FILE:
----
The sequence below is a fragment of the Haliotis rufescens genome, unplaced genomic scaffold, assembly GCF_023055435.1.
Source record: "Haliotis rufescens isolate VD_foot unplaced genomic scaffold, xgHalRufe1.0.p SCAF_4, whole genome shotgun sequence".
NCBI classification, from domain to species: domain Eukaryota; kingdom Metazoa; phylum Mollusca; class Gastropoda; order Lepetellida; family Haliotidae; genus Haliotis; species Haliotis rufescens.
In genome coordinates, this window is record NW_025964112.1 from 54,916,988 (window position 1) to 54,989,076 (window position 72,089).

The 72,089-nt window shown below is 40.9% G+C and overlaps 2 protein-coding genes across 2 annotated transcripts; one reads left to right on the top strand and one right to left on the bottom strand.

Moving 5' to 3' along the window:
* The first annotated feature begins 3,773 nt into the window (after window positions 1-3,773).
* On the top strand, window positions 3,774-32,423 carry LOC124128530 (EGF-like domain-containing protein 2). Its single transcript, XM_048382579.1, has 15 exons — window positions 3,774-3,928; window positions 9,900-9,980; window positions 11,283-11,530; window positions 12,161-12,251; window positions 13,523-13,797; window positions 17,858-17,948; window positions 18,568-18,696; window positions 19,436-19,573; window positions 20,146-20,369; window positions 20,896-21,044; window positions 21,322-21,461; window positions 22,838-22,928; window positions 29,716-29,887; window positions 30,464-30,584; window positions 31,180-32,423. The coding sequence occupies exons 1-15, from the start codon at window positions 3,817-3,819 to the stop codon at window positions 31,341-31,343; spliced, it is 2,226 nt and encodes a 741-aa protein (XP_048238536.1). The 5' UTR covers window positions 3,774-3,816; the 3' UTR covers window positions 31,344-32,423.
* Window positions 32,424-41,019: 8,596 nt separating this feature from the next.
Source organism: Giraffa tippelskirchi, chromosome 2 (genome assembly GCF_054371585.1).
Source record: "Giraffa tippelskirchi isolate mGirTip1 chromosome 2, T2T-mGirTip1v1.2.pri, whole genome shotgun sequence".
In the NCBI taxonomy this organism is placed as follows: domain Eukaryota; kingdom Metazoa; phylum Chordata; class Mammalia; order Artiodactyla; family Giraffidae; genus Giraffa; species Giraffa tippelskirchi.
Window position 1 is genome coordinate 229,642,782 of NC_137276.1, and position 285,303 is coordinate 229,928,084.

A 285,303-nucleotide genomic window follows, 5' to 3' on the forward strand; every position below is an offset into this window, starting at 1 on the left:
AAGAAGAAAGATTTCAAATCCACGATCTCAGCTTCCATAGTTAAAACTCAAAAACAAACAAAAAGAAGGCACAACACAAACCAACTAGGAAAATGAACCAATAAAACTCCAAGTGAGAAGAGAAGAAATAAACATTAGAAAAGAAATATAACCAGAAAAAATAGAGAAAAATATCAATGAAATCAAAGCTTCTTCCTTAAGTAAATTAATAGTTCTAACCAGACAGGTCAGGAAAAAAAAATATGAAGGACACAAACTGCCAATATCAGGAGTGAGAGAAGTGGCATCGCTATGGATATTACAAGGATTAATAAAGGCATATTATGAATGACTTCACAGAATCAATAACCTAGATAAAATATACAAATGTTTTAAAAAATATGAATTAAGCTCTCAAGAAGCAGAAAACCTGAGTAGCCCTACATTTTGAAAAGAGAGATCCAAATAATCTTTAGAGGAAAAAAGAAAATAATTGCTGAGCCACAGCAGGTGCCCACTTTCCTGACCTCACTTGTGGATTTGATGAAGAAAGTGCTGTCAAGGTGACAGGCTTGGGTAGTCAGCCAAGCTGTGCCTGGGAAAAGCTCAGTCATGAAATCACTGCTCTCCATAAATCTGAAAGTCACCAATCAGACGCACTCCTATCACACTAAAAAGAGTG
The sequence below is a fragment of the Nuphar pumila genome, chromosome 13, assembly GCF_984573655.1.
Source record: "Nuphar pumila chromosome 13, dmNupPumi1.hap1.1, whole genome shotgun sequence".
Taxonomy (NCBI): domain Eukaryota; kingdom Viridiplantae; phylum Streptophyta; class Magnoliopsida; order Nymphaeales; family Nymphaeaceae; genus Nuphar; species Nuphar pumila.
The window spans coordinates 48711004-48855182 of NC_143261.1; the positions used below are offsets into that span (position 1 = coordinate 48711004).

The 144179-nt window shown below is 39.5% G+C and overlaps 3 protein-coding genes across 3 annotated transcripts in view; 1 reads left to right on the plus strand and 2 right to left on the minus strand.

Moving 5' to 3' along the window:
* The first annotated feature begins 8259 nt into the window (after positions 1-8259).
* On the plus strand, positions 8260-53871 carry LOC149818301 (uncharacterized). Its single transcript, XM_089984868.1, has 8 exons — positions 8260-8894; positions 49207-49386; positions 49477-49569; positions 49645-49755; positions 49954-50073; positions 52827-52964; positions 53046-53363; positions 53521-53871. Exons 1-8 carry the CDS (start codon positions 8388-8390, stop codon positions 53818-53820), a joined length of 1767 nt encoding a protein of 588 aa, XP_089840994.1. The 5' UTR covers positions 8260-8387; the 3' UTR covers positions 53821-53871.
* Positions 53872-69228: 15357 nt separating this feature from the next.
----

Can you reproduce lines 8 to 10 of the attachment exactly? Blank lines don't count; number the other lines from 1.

* On the top strand, window positions 3,774-32,423 carry LOC124128530 (EGF-like domain-containing protein 2). Its single transcript, XM_048382579.1, has 15 exons — window positions 3,774-3,928; window positions 9,900-9,980; window positions 11,283-11,530; window positions 12,161-12,251; window positions 13,523-13,797; window positions 17,858-17,948; window positions 18,568-18,696; window positions 19,436-19,573; window positions 20,146-20,369; window positions 20,896-21,044; window positions 21,322-21,461; window positions 22,838-22,928; window positions 29,716-29,887; window positions 30,464-30,584; window positions 31,180-32,423. The coding sequence occupies exons 1-15, from the start codon at window positions 3,817-3,819 to the stop codon at window positions 31,341-31,343; spliced, it is 2,226 nt and encodes a 741-aa protein (XP_048238536.1). The 5' UTR covers window positions 3,774-3,816; the 3' UTR covers window positions 31,344-32,423.
* Window positions 32,424-41,019: 8,596 nt separating this feature from the next.
Source organism: Giraffa tippelskirchi, chromosome 2 (genome assembly GCF_054371585.1).